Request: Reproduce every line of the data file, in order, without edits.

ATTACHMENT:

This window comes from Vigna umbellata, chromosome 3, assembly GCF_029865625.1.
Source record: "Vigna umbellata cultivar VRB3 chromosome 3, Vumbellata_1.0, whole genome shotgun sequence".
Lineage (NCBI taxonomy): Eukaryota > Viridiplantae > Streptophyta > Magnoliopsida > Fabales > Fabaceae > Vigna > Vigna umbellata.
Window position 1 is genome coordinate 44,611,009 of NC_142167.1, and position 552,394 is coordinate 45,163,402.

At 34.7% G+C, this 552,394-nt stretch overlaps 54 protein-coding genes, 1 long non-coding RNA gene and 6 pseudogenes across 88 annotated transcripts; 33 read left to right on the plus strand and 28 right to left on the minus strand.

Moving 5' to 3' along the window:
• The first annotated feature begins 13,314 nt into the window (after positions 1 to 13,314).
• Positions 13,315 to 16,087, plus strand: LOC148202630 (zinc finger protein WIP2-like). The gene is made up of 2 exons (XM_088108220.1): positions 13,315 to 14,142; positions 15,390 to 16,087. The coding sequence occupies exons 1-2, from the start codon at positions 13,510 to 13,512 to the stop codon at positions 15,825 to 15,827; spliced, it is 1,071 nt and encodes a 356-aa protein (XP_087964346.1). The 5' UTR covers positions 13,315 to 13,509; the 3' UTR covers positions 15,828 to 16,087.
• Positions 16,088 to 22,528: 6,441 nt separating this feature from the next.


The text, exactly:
This window comes from Vigna umbellata, chromosome 3, assembly GCF_029865625.1.
Source record: "Vigna umbellata cultivar VRB3 chromosome 3, Vumbellata_1.0, whole genome shotgun sequence".
Lineage (NCBI taxonomy): Eukaryota > Viridiplantae > Streptophyta > Magnoliopsida > Fabales > Fabaceae > Vigna > Vigna umbellata.
Window position 1 is genome coordinate 44,611,009 of NC_142167.1, and position 552,394 is coordinate 45,163,402.

At 34.7% G+C, this 552,394-nt stretch overlaps 54 protein-coding genes, 1 long non-coding RNA gene and 6 pseudogenes across 88 annotated transcripts; 33 read left to right on the plus strand and 28 right to left on the minus strand.

Moving 5' to 3' along the window:
• The first annotated feature begins 13,314 nt into the window (after positions 1 to 13,314).
• Positions 13,315 to 16,087, plus strand: LOC148202630 (zinc finger protein WIP2-like). The gene is made up of 2 exons (XM_088108220.1): positions 13,315 to 14,142; positions 15,390 to 16,087. The coding sequence occupies exons 1-2, from the start codon at positions 13,510 to 13,512 to the stop codon at positions 15,825 to 15,827; spliced, it is 1,071 nt and encodes a 356-aa protein (XP_087964346.1). The 5' UTR covers positions 13,315 to 13,509; the 3' UTR covers positions 15,828 to 16,087.
• Positions 16,088 to 22,528: 6,441 nt separating this feature from the next.